As league officials change deadlines, tinker with expansion criteria, send mixed messages and try the patience of soccer-loving sinners and saints, Sacramento-area fans have ample reason to be confused.
Does MLS stand for Major League Soccer or Minor League Sports? Who operates like this?
If your love interest refused to commit to the relationship after three years, you would pack his or her belongings and kick them to the curb. MLS is aiming higher, striking right into the gut of a community that is waiting for a proposal, eager to hold hands for better or for worse, in good times and in bad, only to be strung along once again while MLS flirts with other suitors.
Do Sac fans have the stomach to go on? For another round, perhaps two?
Based on past experience – yes, yes, yes. Though members of the impassioned fan base have every right to be furious and frustrated, tempted to flash the middle finger and walk the other away, folks here have been through far worse. No matter how badly MLS screws up this process – and they’re doing a helluva job – the pain and suffering isn’t anything close to the excruciating, decade-long Kings relocation ordeal.
MLS can steal your heart, but promises and winks notwithstanding, it can’t poach a team that doesn’t exist.
There have never been any guarantees. Though MLS Commissioner Don Garber repeatedly has claimed that lead investor Kevin Nagle’s group has “checked all the boxes,” and stated that establishing another Northern California franchise was a matter of “when, not if,” these are merely words fit for a tantalizing soundbite. The shovel might be in the ground at the railyard, but no deal is final until the legal documents are signed and delivered. And with only Nashville selected within the initial timeline for two expansion spots, nothing is in the mail for Sacramento, Cincinnati or Detroit.
“All three submitted impressive bids which the league will take additional time to review before announcing a final decision in the new year,” MLS said Thursday in a statement.
So to be clear: This is all about the money. The other boxes – fan support and stadium plan – have long been checked. But as has been made abundantly clear in the past few weeks, the financial stakes have gotten higher. Garber and his owners have legitimate concerns about the fiscal viability of Nagle’s ownership group, certainly as it compares with the billionaire bidders in Cincinnati and Detroit.
Pro sports these days is a rich person’s game. In the NFL, NBA and Major League Baseball, millionaires submit expansion applications and are promptly shown the door. MLS apparently is not far behind.
This is not good news, of course, compounded by the fact outgoing Hewlett Packard Enterprise CEO Meg Whitman is no longer involved and that 49ers CEO Jed York’s commitment is limited to the “stadium phase.”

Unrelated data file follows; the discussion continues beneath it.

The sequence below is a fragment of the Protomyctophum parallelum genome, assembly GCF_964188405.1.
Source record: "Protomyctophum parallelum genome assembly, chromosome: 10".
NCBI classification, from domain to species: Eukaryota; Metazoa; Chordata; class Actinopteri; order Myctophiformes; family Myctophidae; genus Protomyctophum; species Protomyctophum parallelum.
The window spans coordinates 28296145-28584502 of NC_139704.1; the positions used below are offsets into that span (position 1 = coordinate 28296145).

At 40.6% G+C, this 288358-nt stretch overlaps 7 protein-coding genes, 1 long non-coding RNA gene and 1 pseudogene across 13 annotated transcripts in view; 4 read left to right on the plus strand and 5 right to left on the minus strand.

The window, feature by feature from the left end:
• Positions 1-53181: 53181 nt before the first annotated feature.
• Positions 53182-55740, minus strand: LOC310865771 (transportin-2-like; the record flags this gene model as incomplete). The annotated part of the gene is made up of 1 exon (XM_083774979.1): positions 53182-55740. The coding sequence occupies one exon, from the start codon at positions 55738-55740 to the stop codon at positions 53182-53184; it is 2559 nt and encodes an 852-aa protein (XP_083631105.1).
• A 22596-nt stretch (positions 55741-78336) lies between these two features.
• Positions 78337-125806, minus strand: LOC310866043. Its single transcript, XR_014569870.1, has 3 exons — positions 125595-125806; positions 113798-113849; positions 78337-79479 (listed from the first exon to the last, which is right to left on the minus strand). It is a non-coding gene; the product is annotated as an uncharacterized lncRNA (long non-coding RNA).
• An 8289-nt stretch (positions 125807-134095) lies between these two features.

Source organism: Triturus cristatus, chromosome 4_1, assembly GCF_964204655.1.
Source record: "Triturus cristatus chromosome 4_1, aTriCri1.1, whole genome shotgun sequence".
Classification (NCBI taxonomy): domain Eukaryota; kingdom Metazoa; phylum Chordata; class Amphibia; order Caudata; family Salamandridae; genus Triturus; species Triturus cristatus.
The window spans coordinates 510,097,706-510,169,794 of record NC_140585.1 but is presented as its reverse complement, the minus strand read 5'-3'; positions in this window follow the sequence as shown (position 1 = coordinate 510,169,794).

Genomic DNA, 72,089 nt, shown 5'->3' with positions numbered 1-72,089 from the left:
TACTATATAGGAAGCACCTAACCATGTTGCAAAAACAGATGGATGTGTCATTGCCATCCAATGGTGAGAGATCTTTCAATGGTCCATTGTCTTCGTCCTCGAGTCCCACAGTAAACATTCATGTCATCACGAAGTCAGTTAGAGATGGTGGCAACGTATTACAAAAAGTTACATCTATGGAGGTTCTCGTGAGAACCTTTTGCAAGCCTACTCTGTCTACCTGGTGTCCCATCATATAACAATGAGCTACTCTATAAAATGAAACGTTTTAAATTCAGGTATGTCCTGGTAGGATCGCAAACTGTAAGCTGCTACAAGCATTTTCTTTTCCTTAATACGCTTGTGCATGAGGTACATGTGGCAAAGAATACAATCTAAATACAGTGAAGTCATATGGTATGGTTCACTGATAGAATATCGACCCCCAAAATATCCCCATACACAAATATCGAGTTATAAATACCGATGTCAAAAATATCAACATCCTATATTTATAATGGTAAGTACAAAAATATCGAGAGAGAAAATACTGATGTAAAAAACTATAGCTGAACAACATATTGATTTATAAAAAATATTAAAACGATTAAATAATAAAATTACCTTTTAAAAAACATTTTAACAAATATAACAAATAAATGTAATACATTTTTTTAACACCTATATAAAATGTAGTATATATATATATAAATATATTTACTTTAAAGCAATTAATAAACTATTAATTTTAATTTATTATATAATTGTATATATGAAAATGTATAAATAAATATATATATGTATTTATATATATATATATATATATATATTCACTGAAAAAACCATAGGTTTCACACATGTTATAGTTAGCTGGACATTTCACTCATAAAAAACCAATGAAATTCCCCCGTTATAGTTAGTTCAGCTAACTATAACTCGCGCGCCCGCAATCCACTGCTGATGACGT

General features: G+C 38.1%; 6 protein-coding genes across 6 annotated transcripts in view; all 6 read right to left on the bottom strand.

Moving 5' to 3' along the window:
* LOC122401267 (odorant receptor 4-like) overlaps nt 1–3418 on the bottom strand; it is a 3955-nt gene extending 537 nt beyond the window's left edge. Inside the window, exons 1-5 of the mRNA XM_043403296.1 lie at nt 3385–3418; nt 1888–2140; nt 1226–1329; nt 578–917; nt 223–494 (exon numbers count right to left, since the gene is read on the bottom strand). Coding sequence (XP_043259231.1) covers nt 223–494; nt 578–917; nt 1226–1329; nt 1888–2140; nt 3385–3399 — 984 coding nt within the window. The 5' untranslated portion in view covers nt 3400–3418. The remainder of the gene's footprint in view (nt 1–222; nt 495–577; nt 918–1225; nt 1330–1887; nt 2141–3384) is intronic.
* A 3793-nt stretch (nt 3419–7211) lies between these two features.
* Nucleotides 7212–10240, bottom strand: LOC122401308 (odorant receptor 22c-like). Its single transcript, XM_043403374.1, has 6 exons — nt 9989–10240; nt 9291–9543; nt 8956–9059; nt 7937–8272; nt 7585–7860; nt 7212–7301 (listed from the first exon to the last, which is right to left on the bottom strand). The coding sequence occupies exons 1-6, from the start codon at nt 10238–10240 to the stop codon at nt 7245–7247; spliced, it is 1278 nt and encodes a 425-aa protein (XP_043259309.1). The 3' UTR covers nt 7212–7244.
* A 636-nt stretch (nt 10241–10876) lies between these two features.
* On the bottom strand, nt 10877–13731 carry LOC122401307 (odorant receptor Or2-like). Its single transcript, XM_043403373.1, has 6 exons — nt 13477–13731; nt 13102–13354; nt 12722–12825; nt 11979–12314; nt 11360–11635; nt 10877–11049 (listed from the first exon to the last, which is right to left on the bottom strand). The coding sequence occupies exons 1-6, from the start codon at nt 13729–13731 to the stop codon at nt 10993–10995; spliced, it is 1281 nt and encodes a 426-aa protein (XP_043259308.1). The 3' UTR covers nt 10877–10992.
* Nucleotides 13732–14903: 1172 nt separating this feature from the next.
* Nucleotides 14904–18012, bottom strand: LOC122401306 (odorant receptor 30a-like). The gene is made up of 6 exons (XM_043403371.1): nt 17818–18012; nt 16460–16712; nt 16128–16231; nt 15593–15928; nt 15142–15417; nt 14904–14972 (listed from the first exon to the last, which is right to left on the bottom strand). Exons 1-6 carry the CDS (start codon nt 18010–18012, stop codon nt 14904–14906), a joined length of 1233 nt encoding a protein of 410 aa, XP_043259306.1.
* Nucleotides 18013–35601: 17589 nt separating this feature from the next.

In an eerily familiar scene outside City Hall on Thursday morning, Sacramento Mayor Darrell Steinberg sent out another booming call for the whales, otherwise known as exceedingly wealthy individuals who enjoy soccer, are amenable to partnerships, are intrigued by the ongoing downtown transformation and would be interested in saving the area’s prospects for a long-coveted seat at the MLS table.
The need for additional funding is so significant that Nagle – the front man for Republic FC’s grand plan – for the first time said he is “flexible” and would accept a lesser role if a deeper-pocketed partner is found.
But that it is today. What about tomorrow? Unfortunately for Nagle and his group, and actually for all the bidding cities, the expansion process remains a fluid, all-over-the map endeavor. The expansion fee has increased to $150 million, while costs for the downtown stadium jumped to $250 million, approximately $70 million more than the original estimate.
Then there is the timeline that is not a real timeline. Garber planned to name the new expansion cities around the holidays, only to announce Nashville as the league’s 24th team on Wednesday – apparently leaping ahead of David Beckham’s group in Miami, where stadium issues persist – and delay a decision on the second franchise until sometime in 2018.
Compare that with the NBA’s handling of the Kings’ threatened relocation to Seattle. After Steve Ballmer and Chris Hansen submitted a $525 million offer to purchase the team from the Maloofs and move it to the Pacific Northwest, then-commissioner David Stern gave Sacramento a chance to assemble an ownership group and match the sales price. Firm dates and demands were in place. Though swimwear magnate Raj Bhathal and Qualcomm’s Jacobs family were added in the frenetic final days, enabling the Vivek Ranadive-led group to sweeten the offer to $535 million, the deadline was non-negotiable.
Additionally, Stern insisted that any agreement was contingent upon an arena being completed by 2017 – a deadline the new Kings owners beat by several months.
“It does feel like the rules change every time we reach a milestone,” said Scott Rosenquist, who was part of the Sacramento contingent that stood outside MLS headquarters during the board of governors meeting last week. “There is some frustration, seeing this has been a multiple years’ process and we have been told ‘wait a little longer, wait a little longer.’ But I think, in general, most people in Sac are hopeful, and we think we have a really good bid and will end up getting the next city (franchise).”
And if Cincinnati gets the call and Sacramento is told to resubmit its bid for one of the two final expansion locations at a later date?
“If that were to happen, I think most fans would turn back to Sac Republic and the USL,” Rosenquist continued. “Of course it would be great to go to MLS, but in the end, fans are going to stick with the team. They’ve built a really great community feel. The fans have a real connection with the team.”
So now, once again, we wait on the whales.